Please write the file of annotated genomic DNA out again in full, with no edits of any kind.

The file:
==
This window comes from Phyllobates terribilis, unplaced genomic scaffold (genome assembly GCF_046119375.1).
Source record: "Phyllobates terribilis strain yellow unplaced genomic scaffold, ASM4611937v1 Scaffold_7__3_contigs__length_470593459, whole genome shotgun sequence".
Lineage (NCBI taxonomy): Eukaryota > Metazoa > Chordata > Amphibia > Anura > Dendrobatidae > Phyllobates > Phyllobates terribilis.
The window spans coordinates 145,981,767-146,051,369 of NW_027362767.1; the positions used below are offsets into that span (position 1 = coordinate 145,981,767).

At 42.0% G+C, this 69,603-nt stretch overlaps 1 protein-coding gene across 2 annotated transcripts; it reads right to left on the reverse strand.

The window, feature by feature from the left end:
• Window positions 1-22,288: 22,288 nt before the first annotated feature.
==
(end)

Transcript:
This window comes from Phyllobates terribilis, unplaced genomic scaffold (genome assembly GCF_046119375.1).
Source record: "Phyllobates terribilis strain yellow unplaced genomic scaffold, ASM4611937v1 Scaffold_7__3_contigs__length_470593459, whole genome shotgun sequence".
Lineage (NCBI taxonomy): Eukaryota > Metazoa > Chordata > Amphibia > Anura > Dendrobatidae > Phyllobates > Phyllobates terribilis.
The window spans coordinates 145,981,767-146,051,369 of NW_027362767.1; the positions used below are offsets into that span (position 1 = coordinate 145,981,767).

At 42.0% G+C, this 69,603-nt stretch overlaps 1 protein-coding gene across 2 annotated transcripts; it reads right to left on the reverse strand.

The window, feature by feature from the left end:
• Window positions 1-22,288: 22,288 nt before the first annotated feature.